Three Bronze Medals for Canada at Sofia Short Track World Cup

Canada’s short track speed skaters did not disappoint in Sofia, today, capturing three bronze medals at the fifth stop of the World Cup Circuit. Charles Hamelin (Ste-Julie, QC) was the first, taking his medal in the men’s 1500m race. Kalyna Roberge (St-Étienne-de-Lauzon, QC) and François-Louis Tremblay) followed moments later by finishing third of their respective 1000m final.

In a very busy 8-men final, Hamelin finished third in 2:12.709, very close behind two Korean skaters, Lee Ho-Suk (2:12.439) and Sung Si-Bak (2:12.650). It is Hamelin’s 8th individual medal on the World Cup circuit this year, on a possible total of 9 so far.

“I had a great day”, said Hamelin at the end of the day. “In the final, we were 8 skaters, which is a bit particular. I didn’t want to be stuck behind so I started in the front and led the first 9 laps. I was surprised by a pass that I didn’t see coming. This year, I feel really good, I know I’m strong and it’s a good thing in the lead up to 2010. To step on the podium as often shows that I can keep the same fitness level all season.”

Marc-André Monette (Pointe-aux-Trembles, QC) was the only other Canadian in the distance, as teammate Guillaume Bastille (Rivière-du-Loup, QC) was disqualified in the preliminaries yesterday. Monette was disqualified in semi-final, finishing 15th.

Roberge followed suit in the 1000m. It was a first individual World Cup medal this season for the young athlete who was sidelined at the beginning of the season because of an injury. It was a very close race between Roberge, American Kimberly Derrick and two Chinese skaters, Wang Meng and Liu Quihong. Wang raced to gold in 1:30.510, followed by her teammate in 1:30.561 and Roberge crossed the finish line 0.036 seconds later for bronze.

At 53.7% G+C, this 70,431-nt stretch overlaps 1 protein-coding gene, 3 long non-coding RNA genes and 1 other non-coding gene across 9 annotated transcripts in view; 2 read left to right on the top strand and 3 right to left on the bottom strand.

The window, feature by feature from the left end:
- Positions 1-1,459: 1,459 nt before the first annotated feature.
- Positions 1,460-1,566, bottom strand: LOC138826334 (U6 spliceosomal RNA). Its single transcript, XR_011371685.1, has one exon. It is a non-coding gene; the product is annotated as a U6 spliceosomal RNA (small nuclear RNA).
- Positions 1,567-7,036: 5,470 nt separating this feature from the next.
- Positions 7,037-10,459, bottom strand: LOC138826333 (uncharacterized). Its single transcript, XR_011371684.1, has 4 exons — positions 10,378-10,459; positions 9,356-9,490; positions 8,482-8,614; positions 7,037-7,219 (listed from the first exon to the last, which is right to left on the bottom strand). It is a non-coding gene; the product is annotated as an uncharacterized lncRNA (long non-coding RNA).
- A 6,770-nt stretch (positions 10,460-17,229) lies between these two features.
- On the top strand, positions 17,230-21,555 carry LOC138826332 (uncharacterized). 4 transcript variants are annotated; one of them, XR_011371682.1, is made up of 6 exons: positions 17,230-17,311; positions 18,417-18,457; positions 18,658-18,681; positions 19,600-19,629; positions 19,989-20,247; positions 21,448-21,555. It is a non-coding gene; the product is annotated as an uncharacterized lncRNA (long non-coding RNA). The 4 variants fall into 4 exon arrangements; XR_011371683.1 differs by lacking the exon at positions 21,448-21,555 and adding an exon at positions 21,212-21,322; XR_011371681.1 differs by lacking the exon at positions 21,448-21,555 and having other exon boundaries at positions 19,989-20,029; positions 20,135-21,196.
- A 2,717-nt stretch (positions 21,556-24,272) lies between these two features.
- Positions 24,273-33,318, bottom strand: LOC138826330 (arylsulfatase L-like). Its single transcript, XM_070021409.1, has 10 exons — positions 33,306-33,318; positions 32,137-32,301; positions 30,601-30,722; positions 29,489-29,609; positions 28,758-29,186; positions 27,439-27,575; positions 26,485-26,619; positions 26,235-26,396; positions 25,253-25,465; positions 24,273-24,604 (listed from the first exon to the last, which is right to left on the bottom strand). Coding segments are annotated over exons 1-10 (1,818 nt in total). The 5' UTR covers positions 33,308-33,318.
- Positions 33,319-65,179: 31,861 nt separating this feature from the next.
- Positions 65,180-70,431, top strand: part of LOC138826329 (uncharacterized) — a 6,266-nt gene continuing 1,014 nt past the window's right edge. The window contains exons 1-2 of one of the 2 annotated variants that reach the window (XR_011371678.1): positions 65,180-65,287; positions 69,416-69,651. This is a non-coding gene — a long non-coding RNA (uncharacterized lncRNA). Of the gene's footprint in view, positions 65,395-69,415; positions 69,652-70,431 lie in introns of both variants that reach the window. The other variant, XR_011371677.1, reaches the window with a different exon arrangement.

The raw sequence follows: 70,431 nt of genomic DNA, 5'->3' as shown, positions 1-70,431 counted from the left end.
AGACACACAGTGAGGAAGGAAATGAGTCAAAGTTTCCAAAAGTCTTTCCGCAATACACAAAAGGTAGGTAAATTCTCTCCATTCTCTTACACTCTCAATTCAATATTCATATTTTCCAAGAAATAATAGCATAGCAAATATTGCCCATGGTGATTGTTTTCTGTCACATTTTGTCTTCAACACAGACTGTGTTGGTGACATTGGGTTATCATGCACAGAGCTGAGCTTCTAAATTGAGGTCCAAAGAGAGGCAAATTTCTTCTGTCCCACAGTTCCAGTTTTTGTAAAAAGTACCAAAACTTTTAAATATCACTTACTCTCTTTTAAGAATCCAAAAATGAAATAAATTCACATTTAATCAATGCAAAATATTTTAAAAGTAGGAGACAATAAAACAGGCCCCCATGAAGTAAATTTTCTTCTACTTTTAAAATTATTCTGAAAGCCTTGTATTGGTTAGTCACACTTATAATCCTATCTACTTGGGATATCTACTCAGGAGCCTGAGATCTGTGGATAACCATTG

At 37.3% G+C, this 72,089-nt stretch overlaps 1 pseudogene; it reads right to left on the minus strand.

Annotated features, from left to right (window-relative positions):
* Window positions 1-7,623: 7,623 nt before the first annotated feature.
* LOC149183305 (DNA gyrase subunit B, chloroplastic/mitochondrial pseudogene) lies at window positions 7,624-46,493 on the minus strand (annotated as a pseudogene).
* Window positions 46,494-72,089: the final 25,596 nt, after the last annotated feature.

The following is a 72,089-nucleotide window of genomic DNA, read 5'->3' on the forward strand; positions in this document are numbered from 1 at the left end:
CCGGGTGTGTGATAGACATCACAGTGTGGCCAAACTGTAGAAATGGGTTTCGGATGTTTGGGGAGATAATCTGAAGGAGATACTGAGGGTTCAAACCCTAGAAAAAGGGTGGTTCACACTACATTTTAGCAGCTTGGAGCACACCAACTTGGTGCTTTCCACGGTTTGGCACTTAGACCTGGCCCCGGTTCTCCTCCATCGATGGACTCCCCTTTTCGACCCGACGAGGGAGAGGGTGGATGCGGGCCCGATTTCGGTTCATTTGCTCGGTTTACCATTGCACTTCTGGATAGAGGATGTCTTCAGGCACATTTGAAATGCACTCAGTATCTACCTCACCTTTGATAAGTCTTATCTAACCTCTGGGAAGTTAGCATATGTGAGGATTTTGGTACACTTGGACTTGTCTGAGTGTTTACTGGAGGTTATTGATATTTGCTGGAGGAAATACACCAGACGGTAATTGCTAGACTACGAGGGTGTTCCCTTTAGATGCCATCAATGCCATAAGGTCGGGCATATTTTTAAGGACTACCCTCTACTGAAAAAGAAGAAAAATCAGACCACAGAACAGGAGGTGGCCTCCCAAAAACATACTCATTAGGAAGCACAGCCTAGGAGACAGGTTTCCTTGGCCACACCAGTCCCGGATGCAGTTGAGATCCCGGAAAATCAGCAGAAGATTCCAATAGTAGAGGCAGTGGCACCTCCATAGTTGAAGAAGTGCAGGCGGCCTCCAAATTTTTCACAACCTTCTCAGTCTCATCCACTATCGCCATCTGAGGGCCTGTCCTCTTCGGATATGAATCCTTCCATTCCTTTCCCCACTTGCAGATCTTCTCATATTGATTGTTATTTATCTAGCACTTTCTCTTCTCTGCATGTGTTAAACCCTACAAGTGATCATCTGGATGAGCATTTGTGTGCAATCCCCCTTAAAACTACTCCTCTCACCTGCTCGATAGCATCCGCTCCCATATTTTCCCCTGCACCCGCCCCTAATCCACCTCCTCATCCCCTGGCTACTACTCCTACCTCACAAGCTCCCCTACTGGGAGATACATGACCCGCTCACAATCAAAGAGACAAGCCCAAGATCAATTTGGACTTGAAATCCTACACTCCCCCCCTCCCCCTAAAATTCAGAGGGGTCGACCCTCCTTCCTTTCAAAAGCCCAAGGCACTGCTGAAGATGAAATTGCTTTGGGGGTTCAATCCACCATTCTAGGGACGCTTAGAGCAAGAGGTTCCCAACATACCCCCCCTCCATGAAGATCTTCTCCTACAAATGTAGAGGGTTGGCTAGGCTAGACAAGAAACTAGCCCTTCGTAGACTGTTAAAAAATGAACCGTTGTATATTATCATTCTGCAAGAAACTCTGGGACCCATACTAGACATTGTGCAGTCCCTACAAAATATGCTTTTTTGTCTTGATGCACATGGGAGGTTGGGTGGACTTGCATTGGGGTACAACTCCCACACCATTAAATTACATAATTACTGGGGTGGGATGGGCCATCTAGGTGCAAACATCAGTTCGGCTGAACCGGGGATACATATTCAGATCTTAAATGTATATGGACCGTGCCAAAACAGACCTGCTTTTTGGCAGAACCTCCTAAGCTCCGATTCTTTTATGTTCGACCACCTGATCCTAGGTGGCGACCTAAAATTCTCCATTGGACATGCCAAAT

“I’m happy with my medal. Technically and strategically, it’s going better”, explained Roberge. “The Chinese had the advantage as they were two in the final, they were able to play together if you want. I’m more satisfied with my first round, my goal is to learn for the [Olympic] Games, in my first round, it was fast, but I still managed to pass on the outside with three laps to go and win the race. That’s what I wanted to do again in the final, it was my only chance against the two Chinese, but it didn’t work. When I tried it I hit the skater, so I lost my speed, and I wasn’t able to pass at the finish.”

Jessica Gregg (Edmonton, AB), a 500m specialist, finished 2nd in the B final for 6th place, while Anne Maltais (Québec, QC) was stopped in the final of the repêchage earlier in the day for the 17th position.

All Canadian men made their way to the semi-final rounds in the 1000m and eventually finished in the top-5, but François Hamelin (Ste-Julie, QC) was stopped when teammate Olivier Jean (Lachenaie, QC) and Korean skater Lee Jung-Su finished ahead of him. Hamelin went on to win the B final for 5th place.

Korean skaters dominated the final, with Kwak Yoon-Gy (1:25.212) and Lee (1:25.259) taking gold and silver, relegating Tremblay (1:26.001) to the bronze medal and Jean (1:26.280) to the 4th place.

In the last individual distance of the day, the women’s 1500m, Marie-Ève Drolet (Saguenay, QC), returning to competition after a 6 year-break, was the top Canadian when she finished 2nd of the B final for 8th place total. World Cup rookie Laurie Marceau (Dolbeau, QC) was 13th and Jessica Hewitt (Kamloops, BC) 18th.

In the relay semi-finals both Canadian teams won their heats to qualify for tomorrow’s final. The women – Gregg, Hewitt, Roberge et Maltais – finished ahead of Japan despite a fall in the first few laps while the men (Bastille, Charles Hamelin, Monette and Tremblay) took a lead of over 8 seconds on their closest opponents, the German team.

Competition ends tomorrow in Sofia, with Marceau and Hewitt first on the ice as they try to qualify through the repechage in the 1000m. The afternoon will see final rounds in the 1000m and 500m, followed by the relay finals.